With the debut of Drai’s Nightclub & Beachclub atop The Cromwell fast approaching, now is the perfect time to sit down with one of nightlife impresario Victor Drai’s top lieutenants, Brian Affronti, to see what it takes to ready an $85 million megaclub. Affronti has been an industry fixture for well over a decade, and currently directs operations for all of Drai’s venues, a role he became familiar with when he served as general manager at XS and Tryst nightclubs when Drai was an owner.
First off, how do you intend to top what’s been done at XS?
The one thing with Victor is every time he does something new, he tries to outdo himself, and he does that by creating an emotion or feel, which he expresses through a design that permeates his entire concept. In essence, that’s what will set the rooftop project apart and how he intends to again show everyone why he’s the king of nightclubs.
The rooftop will be a 24-hour venue?
Right, and we will also be retaining Drai’s Afterhours in the basement; [that’s] undergoing a small renovation, but it will have the same look and feel it has always had.
What will set your rooftop apart from the ever-competitive daylife/nightlife fold?
Location—the fact is we’re on a rooftop overlooking the heart of the Las Vegas Strip. In addition, I would say that Victor designs his venues like nobody else, and with Victor’s design behind the venue, you’ll see we’re going to have a much more comfortable vibe. The whole idea is to bring the party back to the nightclub and bring back the idea that the nightclub itself is the star. A lot of focus has been purely on the DJs at a lot of the other venues, and there’s a lot of branding toward the DJ as opposed to the venue, and we want to go back to branding the venue.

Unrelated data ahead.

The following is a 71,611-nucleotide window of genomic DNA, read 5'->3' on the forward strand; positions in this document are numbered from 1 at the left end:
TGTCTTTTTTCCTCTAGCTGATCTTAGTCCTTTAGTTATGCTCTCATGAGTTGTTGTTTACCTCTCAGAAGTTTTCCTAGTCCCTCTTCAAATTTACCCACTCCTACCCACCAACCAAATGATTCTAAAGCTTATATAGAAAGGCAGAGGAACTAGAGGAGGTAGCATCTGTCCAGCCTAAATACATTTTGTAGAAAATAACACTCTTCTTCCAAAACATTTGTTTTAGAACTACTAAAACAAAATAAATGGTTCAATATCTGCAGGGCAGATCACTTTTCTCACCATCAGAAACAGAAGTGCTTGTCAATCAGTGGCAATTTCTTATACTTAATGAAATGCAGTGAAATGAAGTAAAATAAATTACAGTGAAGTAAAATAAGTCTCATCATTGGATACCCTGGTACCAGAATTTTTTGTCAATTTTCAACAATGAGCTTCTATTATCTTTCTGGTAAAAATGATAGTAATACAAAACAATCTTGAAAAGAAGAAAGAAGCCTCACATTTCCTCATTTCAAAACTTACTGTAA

With one venue on a rooftop and the other in a basement, do you foresee any issues getting people up and down in an expeditious manner?
It’s definitely going to be organized chaos at the door, but we do have six elevators that are going to be able to bring everybody up and down. Our guests will also enter on the 11th floor and exit from the 10th floor. The idea was to create an entrance that will allow the guest to overlook the entire club before they descend a set of stairs down to the actual nightclub/beach club. We have implemented this design element in order to control the flow, so you don’t have people trying to get in the elevator while others are trying to get out.
Where’s the DJ?
We’ve designed the beach club to have its own DJ and VIP area. The DJ will be facing in from the Flamingo side, so that energy is directed toward the Bellagio fountains and the Valley.
Any decisions made about music programming?
We’ll offer music that appeals to all. We will mix up the format a lot.
The renderings show a private pool for the 11th-floor cabanas.
Yes, that is dedicated for the upper cabanas and overlooks the Strip. The downstairs cabanas will have their own individual pools. The cabanas will also be set up so they can be used as traditional pool cabanas; on the days that we’re not open for the beach club, we will also be open for guests of Caesars Palace. We will have your typical amenities in the cabanas, such as TVs, heaters for the winter and fans for the summer.
Any other special features?
Wi-Fi. With social media being so prominent and important these days, we want to make sure that people are able to communicate while they’re at the club.
Who’s putting together your production elements?
Steve Lieberman, who also designs for and is involved with Electric Daisy Carnival and other festivals around the world.
And the sound system is …
Funktion-One, which is definitely a leader in festival and nightclub sound.
Will Giada De Laurentiis or Drai’s be handling the food at the beach club?
It will be Drai’s. We will have a fully run Drai’s kitchen with Victor, obviously, behind the concept. If it follows our Drai’s Hollywood menu, you can expect to see our sliders, great salads, fruit platters and the like.
What’s your capacity?
The rooftop is going to be roughly 4,500 people.
Can you afford to be selective with such a sizable venue?
That’s a great question. Las Vegas, at a time, was very selective in regard to who was let in. Clubs were much smaller, ranging from 28 to 40 tables, but when you have 150 tables to sell, I think everybody is welcomed into the venue. While we are definitely going to be open to everybody, typically our crowds are good looking.